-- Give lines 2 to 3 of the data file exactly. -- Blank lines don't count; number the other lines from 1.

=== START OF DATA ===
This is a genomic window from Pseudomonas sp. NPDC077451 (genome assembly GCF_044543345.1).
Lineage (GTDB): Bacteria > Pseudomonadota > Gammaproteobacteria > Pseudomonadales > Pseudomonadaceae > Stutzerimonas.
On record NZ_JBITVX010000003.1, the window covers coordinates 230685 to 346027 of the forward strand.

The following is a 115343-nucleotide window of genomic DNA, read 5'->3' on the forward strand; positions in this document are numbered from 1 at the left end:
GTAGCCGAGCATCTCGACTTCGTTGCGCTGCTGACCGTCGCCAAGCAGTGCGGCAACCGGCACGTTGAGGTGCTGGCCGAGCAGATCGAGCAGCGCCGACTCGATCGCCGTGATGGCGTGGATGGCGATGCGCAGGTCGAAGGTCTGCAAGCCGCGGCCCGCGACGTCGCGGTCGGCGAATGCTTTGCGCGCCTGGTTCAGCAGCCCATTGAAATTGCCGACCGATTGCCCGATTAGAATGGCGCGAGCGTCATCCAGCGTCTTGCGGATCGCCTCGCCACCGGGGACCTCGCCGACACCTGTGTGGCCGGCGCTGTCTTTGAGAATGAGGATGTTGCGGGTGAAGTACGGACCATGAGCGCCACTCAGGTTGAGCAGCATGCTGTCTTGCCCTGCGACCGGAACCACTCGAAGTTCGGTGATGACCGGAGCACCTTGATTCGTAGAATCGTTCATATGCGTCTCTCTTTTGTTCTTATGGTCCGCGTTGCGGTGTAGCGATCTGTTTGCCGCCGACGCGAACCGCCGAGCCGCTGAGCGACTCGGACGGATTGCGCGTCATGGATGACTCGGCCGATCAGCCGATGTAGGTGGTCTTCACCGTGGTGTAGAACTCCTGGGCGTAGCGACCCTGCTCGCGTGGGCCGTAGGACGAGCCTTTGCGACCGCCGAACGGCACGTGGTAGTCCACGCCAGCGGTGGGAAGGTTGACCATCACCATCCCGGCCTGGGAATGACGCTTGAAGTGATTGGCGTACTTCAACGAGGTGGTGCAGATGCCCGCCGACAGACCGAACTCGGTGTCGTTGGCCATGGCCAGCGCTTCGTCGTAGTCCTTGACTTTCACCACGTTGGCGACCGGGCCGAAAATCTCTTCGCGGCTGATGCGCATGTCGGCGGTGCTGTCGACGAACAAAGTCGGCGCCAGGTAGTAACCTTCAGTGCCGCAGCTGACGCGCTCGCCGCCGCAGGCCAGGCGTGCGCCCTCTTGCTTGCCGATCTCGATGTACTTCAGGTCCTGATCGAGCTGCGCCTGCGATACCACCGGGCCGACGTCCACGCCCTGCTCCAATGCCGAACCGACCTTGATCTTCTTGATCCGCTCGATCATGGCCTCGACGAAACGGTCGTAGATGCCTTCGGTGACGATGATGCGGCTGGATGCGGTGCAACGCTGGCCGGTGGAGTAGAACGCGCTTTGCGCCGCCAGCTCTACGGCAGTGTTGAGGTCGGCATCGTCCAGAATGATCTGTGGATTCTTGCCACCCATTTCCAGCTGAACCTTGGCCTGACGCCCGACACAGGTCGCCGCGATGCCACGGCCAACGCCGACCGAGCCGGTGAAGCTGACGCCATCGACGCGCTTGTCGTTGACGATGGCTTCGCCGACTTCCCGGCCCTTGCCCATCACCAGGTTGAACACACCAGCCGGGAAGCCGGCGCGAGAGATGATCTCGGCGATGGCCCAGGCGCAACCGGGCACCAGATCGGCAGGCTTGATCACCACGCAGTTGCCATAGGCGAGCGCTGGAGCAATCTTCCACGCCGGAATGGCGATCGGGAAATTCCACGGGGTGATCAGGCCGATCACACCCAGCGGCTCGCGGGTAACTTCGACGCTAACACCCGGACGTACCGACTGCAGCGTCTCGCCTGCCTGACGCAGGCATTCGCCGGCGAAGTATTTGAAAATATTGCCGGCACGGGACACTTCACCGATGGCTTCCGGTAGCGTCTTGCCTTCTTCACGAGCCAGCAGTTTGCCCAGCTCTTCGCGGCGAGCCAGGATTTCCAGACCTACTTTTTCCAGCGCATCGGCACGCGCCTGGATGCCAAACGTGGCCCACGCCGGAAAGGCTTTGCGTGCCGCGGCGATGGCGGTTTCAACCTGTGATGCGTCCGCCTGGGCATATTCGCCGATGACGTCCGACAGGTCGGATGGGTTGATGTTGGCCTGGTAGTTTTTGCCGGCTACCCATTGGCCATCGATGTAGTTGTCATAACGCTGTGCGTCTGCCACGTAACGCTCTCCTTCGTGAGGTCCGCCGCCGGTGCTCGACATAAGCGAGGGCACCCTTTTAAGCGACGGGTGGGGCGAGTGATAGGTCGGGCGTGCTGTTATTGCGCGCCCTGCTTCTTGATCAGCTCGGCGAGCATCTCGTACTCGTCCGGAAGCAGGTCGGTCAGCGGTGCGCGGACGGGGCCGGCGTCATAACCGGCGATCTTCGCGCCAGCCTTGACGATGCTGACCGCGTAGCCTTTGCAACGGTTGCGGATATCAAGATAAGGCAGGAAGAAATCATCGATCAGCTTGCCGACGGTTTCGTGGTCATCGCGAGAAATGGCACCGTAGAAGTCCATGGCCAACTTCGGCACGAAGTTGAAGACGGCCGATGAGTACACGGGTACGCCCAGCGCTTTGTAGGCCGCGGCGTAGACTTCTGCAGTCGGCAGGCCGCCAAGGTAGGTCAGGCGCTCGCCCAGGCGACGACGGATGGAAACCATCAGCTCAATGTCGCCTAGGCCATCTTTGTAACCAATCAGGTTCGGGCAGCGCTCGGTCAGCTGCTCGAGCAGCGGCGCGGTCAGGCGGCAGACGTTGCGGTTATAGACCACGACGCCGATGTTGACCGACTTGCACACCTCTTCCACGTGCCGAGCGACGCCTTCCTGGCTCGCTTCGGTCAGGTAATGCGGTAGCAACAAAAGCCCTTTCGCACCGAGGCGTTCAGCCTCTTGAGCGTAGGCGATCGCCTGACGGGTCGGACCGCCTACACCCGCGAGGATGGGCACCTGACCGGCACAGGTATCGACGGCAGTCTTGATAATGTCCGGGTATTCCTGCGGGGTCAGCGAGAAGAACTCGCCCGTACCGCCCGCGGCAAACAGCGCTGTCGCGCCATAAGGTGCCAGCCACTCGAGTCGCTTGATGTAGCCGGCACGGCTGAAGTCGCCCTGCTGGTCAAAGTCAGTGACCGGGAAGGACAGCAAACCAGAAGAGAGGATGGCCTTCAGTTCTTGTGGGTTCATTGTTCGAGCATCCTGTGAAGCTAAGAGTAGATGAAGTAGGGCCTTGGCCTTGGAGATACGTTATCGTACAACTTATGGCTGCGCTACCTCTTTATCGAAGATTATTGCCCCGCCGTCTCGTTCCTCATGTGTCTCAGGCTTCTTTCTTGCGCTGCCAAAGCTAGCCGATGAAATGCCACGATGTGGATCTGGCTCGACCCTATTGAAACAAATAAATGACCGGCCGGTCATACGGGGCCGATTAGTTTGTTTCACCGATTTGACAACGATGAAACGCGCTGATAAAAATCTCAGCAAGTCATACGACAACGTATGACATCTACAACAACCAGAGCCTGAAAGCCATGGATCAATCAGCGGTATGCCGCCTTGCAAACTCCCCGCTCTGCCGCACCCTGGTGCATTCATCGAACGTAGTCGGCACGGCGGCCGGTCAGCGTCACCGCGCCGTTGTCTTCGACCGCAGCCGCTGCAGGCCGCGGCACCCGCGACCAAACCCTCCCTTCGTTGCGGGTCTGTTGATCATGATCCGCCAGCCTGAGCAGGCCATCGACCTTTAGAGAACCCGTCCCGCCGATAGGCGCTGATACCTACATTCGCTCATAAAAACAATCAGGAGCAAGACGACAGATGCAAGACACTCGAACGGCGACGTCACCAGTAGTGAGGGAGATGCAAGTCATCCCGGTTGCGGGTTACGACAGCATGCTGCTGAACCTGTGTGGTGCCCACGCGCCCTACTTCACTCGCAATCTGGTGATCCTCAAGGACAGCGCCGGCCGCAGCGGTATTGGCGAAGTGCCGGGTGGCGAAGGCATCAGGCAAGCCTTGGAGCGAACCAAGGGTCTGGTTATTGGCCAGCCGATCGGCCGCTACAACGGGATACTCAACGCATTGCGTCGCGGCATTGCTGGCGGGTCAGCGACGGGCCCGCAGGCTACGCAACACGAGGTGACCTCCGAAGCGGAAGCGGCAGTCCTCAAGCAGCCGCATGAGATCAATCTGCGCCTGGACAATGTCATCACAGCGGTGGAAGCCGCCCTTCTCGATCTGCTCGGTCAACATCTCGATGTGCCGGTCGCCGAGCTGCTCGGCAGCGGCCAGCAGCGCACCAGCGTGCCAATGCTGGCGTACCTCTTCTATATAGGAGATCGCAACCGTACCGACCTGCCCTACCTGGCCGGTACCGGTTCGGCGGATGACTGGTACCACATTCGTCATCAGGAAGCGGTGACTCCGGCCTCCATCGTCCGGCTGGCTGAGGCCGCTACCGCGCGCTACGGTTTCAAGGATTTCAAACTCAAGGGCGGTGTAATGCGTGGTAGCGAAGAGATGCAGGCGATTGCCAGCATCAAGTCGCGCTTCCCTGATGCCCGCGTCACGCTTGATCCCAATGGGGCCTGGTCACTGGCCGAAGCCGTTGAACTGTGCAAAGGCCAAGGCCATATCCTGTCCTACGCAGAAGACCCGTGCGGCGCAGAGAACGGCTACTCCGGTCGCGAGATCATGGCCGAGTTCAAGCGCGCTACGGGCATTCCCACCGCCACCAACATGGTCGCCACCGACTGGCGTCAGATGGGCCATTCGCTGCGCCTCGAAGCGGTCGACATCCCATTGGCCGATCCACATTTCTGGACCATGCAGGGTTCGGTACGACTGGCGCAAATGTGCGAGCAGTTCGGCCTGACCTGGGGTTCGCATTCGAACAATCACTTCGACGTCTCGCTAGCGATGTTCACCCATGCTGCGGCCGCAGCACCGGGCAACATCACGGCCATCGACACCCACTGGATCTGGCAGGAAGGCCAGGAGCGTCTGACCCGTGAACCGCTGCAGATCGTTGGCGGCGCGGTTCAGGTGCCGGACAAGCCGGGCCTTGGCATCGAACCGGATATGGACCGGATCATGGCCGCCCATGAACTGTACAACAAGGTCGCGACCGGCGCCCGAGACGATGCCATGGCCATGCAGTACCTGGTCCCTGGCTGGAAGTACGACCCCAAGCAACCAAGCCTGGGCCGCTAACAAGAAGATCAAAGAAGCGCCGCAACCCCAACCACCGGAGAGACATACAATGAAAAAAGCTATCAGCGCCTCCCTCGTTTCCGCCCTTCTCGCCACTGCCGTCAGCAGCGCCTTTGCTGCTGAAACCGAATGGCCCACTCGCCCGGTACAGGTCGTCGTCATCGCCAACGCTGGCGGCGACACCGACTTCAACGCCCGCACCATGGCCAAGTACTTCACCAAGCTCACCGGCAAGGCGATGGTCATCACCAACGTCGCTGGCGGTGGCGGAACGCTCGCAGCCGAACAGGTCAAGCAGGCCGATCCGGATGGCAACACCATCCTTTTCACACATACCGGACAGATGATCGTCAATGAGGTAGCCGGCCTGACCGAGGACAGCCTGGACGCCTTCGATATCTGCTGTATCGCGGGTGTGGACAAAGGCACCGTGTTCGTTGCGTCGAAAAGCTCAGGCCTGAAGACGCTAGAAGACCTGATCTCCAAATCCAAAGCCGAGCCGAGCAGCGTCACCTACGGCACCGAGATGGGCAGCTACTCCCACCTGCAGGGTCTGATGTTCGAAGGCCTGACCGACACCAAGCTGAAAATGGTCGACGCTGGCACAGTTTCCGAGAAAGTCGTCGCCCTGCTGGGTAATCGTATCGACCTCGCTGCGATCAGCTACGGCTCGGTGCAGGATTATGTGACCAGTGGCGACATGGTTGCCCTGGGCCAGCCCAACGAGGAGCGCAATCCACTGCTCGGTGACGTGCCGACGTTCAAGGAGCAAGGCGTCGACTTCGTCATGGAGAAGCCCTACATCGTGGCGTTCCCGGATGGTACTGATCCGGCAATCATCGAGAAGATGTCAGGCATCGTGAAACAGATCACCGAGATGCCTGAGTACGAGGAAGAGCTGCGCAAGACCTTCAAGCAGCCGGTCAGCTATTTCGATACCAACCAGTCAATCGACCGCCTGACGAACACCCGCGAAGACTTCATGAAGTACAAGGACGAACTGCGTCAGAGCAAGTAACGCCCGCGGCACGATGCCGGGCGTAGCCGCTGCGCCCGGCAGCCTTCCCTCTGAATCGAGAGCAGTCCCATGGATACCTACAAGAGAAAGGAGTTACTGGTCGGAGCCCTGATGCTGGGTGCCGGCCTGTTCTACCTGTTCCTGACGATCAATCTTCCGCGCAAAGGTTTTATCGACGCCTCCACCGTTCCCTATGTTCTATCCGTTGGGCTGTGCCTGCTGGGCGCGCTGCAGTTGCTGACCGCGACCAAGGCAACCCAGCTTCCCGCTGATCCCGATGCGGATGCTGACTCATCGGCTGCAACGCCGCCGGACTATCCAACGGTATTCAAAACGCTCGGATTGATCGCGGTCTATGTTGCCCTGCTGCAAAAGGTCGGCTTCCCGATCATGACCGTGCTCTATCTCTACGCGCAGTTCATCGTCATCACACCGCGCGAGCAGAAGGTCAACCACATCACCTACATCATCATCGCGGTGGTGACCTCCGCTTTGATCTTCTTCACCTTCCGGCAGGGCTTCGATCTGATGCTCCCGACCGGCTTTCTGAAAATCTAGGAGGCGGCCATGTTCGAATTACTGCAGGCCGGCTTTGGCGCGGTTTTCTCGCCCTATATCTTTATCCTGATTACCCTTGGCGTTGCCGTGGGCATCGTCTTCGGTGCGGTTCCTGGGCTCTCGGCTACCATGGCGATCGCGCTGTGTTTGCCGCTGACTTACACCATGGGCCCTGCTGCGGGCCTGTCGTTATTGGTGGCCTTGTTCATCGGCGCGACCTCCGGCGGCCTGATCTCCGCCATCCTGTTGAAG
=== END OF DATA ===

Lineage (GTDB): Bacteria > Pseudomonadota > Gammaproteobacteria > Pseudomonadales > Pseudomonadaceae > Stutzerimonas.
On record NZ_JBITVX010000003.1, the window covers coordinates 230685 to 346027 of the forward strand.